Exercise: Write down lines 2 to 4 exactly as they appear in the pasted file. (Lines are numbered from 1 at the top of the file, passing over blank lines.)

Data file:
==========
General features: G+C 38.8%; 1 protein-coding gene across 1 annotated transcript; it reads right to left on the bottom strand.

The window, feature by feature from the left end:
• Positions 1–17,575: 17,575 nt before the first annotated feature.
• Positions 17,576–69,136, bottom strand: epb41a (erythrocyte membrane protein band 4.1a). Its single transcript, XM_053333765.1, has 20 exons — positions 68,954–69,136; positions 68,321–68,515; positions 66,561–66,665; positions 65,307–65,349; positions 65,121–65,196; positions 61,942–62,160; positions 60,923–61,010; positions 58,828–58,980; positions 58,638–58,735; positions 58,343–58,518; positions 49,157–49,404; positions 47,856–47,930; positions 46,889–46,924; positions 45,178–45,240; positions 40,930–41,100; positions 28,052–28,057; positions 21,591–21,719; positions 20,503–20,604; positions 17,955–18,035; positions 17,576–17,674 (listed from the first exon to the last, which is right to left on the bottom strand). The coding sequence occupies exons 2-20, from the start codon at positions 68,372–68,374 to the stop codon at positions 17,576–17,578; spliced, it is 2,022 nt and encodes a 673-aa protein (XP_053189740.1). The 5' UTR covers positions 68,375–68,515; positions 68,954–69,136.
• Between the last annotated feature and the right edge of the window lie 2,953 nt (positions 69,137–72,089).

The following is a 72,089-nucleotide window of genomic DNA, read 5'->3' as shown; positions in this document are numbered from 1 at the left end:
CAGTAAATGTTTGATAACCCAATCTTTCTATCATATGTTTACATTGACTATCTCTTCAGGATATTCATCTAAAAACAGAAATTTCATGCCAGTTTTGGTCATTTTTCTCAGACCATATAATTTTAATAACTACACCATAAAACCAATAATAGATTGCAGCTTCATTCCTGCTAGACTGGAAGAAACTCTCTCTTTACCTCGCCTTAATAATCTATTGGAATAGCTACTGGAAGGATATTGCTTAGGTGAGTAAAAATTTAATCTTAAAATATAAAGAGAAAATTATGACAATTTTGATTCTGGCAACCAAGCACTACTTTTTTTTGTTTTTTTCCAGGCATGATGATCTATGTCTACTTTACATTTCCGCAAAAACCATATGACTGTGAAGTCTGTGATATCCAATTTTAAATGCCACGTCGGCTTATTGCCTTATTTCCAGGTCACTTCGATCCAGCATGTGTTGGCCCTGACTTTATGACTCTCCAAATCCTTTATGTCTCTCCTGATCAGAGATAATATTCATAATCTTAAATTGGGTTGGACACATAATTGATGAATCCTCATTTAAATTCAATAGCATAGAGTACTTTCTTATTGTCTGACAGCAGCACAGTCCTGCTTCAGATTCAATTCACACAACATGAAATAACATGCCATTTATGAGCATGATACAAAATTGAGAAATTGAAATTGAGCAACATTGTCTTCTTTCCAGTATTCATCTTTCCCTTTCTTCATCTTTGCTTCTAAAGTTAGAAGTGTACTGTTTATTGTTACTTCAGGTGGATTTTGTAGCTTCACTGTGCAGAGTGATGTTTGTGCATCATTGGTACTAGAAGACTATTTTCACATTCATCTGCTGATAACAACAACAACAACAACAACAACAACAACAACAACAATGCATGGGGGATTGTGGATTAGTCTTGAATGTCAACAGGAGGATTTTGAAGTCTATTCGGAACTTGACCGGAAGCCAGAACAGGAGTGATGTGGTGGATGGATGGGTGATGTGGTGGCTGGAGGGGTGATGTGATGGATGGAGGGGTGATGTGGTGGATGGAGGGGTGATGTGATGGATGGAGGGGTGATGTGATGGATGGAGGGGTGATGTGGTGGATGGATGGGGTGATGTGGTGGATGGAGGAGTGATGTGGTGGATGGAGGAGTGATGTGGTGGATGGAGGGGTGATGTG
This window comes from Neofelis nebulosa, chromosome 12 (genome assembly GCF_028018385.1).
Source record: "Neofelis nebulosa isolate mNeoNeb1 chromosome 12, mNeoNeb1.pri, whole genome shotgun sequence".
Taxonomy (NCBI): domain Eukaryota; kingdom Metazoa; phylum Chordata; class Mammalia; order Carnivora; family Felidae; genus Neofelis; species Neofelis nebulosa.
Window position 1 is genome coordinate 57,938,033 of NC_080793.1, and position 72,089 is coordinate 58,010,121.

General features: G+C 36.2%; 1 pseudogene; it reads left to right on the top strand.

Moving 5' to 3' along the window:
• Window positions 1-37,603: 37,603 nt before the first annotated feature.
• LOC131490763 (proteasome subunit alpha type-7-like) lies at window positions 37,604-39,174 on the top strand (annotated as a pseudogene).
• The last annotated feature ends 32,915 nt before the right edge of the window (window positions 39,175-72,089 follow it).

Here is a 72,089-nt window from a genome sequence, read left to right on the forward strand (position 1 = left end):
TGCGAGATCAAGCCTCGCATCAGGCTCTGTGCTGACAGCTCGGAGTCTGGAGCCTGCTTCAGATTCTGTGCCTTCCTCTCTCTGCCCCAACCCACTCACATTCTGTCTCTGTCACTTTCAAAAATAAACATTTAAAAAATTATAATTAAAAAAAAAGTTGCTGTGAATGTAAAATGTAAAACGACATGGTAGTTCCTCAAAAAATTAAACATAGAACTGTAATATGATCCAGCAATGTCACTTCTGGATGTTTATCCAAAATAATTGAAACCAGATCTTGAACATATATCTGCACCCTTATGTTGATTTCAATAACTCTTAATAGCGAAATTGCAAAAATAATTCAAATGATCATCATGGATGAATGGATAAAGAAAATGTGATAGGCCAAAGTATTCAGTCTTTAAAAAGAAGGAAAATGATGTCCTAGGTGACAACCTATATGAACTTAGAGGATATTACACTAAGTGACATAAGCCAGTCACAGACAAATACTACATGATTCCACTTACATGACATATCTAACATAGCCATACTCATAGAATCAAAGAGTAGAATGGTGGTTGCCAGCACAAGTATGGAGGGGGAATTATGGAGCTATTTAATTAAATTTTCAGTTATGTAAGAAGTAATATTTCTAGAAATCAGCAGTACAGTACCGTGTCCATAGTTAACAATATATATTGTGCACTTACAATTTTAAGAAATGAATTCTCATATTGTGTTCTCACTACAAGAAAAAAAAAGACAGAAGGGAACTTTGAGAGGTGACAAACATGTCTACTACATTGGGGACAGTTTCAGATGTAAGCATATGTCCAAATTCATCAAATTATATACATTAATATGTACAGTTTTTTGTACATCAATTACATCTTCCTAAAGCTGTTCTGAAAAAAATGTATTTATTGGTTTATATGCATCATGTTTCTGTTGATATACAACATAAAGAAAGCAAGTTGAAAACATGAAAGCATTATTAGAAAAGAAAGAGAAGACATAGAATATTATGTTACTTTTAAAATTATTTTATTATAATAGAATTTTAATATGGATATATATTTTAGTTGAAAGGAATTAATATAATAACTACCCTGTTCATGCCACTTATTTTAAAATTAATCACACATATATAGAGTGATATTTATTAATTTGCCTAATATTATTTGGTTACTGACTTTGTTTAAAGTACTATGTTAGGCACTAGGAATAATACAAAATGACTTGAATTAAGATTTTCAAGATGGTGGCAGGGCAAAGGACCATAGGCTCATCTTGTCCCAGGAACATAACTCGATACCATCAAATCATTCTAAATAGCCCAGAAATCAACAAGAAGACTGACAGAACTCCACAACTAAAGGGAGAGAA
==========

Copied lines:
The window, feature by feature from the left end:
• Positions 1–17,575: 17,575 nt before the first annotated feature.
• Positions 17,576–69,136, bottom strand: epb41a (erythrocyte membrane protein band 4.1a). Its single transcript, XM_053333765.1, has 20 exons — positions 68,954–69,136; positions 68,321–68,515; positions 66,561–66,665; positions 65,307–65,349; positions 65,121–65,196; positions 61,942–62,160; positions 60,923–61,010; positions 58,828–58,980; positions 58,638–58,735; positions 58,343–58,518; positions 49,157–49,404; positions 47,856–47,930; positions 46,889–46,924; positions 45,178–45,240; positions 40,930–41,100; positions 28,052–28,057; positions 21,591–21,719; positions 20,503–20,604; positions 17,955–18,035; positions 17,576–17,674 (listed from the first exon to the last, which is right to left on the bottom strand). The coding sequence occupies exons 2-20, from the start codon at positions 68,372–68,374 to the stop codon at positions 17,576–17,578; spliced, it is 2,022 nt and encodes a 673-aa protein (XP_053189740.1). The 5' UTR covers positions 68,375–68,515; positions 68,954–69,136.